This is a type of health check for women often carried out by a gynaecologist or family doctor. An instrument known as a colposcope is used in the procedure – it lightens up the cervix area and makes the view large enough for the clinician to see clearly.
Should you have an abnormal Pap smear, a colposcopy may be recommended. The aim of this procedure is to see the cervix in a magnified view. This gives the doctor the chance to identify and diagnose health conditions not seen with the natural eye. For instance, cervical cancer can be spotted early.
Things to know before having colposcopy
You don’t have to be admitted overnight at a clinic to have colposcopy. This is usually performed in the doctor’s office. Before the exam, take a pee and empty your bowels as well. 24 hours before colposcopy, avoid sex, the use of tampons or vaginal medicines, and douching. Inform your clinician should you be pregnant or have allergic reactions to medicines, iodine, or latex.
A dose of ibuprofen (Advil) purchased over-the-counter or some other anti-inflammatory medicine may be recommended by your doctor before you undergo the procedure.
What happens during colposcopy?
The entire procedure spans a timeframe of around 20 to 30 minutes. You’ll be asked to lie on your back on the exam table with legs bent and feet held in stirrups; a similar situation during Pap smear or pelvic exam.
A speculum will first be inserted into your vagina to hold its walls open so the doctor can have a clear view of the inside. It also gives a good view of the cervix. Using a cotton swab, the doctor will rub a solution of iodine or vinegar on your cervix. Upon application, you may experience a slight burning or stinging sensation. This solution will turn any abnormal tissue white.
With the aid of the colposcope, the doctor will look at your cervix next. They may take some pictures of the area with a small camera. Should areas of abnormal tissues be identified, a biopsy may be recommended by your doctor. This has to do with taking small samples from the abnormal tissue area and sending it for laboratory analysis.
Please bear in mind that during the procedure, you may experience some discomfort. Slight cramps may be felt as the speculum penetrates your vagina to open it up. Again, when the doctor takes out tissue for biopsy, you may experience mild cramps or itching. To ease the discomfort, practice muscle relaxation and take slow, deep breaths in between.
Slight cramps may be experienced after the procedure. Over-the-counter pain medication may be taken to alleviate the discomfort. Avoid self-medication by finding out what kind of pain relief, the dosage, and when to take it, from your doctor.
Another occurrence may be a vaginal discharge which could last for 1 or 2 days. The doctor may apply a thick paste to stop bleeding from your cervix during the procedure. A mixture of this paste with blood can cause a dark and thick discharge.
You may likely experience light spotting for which your doctor may ask you use a sanitary pad.
For a minimum of 1 week after colposcopy, avoid vaginal sex, douching (putting things in your vagina), or the use of a tampon.
What you should know
The result from your biopsy may take a week or two to be out. You will be contacted via your doctor’s office and notified should there be a need for treatment.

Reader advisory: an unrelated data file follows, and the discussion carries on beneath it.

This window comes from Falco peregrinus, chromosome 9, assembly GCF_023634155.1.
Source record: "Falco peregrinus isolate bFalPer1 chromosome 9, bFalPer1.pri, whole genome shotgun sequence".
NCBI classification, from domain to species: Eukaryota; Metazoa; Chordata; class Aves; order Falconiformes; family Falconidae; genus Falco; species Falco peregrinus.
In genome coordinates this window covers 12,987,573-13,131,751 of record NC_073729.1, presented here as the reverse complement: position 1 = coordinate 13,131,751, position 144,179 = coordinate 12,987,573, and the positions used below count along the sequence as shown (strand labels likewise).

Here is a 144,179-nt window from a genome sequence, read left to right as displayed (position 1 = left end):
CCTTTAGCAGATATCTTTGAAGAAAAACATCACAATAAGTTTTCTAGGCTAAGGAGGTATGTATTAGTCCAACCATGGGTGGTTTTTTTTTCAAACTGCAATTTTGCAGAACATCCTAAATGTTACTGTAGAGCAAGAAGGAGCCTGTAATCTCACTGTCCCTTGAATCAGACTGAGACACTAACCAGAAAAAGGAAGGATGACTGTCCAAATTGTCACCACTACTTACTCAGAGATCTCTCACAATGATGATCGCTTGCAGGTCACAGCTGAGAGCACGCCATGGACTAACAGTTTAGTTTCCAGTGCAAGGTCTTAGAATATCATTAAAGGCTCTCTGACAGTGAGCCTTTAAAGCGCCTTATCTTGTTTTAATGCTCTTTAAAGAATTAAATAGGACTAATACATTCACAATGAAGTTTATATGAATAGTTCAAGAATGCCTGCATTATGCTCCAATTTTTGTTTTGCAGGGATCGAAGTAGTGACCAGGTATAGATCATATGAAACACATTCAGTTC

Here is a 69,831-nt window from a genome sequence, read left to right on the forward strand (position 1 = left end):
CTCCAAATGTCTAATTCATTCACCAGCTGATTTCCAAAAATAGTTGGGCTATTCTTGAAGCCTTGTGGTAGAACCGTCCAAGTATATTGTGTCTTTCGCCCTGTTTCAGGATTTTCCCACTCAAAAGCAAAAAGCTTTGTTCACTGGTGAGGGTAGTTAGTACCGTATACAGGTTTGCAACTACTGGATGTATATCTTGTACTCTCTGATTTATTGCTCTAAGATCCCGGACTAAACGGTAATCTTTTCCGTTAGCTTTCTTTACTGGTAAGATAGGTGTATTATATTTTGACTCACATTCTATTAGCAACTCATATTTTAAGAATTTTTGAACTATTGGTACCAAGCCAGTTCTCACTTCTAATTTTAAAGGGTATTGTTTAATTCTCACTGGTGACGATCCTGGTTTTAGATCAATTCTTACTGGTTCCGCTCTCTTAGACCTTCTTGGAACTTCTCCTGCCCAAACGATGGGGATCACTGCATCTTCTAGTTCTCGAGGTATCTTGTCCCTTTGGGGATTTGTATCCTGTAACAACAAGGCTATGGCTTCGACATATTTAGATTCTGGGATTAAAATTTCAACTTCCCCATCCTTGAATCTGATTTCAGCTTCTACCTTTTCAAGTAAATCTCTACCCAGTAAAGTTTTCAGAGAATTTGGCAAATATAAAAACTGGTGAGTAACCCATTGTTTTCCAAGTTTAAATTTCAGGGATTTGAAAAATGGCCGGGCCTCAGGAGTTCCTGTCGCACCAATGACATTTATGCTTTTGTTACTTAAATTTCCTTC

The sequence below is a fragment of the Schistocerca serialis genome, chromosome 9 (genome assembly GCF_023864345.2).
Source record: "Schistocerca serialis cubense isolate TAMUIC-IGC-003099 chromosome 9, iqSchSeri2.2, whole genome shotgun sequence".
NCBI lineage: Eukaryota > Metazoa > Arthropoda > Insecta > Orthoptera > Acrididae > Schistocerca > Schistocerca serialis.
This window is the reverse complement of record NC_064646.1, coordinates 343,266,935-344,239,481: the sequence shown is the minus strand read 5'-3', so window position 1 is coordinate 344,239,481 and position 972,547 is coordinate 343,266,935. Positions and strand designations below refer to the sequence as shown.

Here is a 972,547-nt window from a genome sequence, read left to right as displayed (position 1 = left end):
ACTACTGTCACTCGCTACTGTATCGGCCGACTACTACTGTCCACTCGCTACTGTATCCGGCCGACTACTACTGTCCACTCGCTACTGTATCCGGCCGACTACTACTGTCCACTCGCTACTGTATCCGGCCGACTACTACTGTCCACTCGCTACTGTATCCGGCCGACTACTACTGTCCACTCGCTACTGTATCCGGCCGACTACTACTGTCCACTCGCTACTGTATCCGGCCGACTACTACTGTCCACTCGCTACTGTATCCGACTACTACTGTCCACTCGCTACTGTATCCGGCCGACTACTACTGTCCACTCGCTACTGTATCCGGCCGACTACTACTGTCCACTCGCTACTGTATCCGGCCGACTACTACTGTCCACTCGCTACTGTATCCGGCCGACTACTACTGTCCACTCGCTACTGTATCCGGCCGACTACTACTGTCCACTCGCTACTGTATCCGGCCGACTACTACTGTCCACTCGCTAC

If the result comes out as normal, it means that no abnormal changes were identified.
If the result comes out as abnormal, it could mean so many things, including any of the following:
- Cervical cancer
- Cervical warts
- Growths on the cervix known as cervical polyps that are not cancerous
- Human papillomavirus (HPV). From the biopsy results, the particular strain of HPV can be identified
- Inflammation of the cervix, a condition known as cervicitis
- Cervical dysplasia (precancerous alterations in the tissue of the cervix)
Is colposcopy associated with risks?
No, it does not carry so much risks. Slight bleeding, pain, or discharge may be experienced in the course of the exam. And if you want to get pregnant later on in life, colposcopy should not prevent you from doing so.
When should you seek medical help?
Although colposcopy is not a risky medical procedure, there may arise certain symptoms after the exam.
So, we advise you contact your doctor immediately should you start experiencing any of these signs and symptoms:
- Chills or fever
- A foul-smelling odour from the vagina
- Pain in the lower stomach that is serious
- Heavy bleeding from the vagina – the type that makes you use multiple sanitary pads in an hour
Some questions you can ask your doctor
A proper understanding of the procedure is important so you can be calm and not under any form of pressure during the exam.
For a clearer picture of what colposcopy is all about, you can ask the doctor certain questions like the following:
- What risks and benefits are there in a colposcopy?
- What is the turnaround time for a colposcopy, and when do I return to my normal daily life?
- In the event that I have an abnormal biopsy result, what are the recommended types of treatment I can get?
- If I am pregnant, will it be possible to have a colposcopy?
If you have any other questions aside the ones listed above, feel free to ask your doctor. They should be able to provide answers and comprehensive details.
At Medical Express Clinic, we offer professional women’s health checks and advice. Our clinic is fully equipped with high-end modern health facilities and equipment. You can book an appointment with any of our doctors for colposcopy or other health checks for women.
It is our aim to ensure you attain a healthy sexual life. We encourage you to visit the website to know more: https://www.medicalexpressclinic.co.uk/colposcopy-london.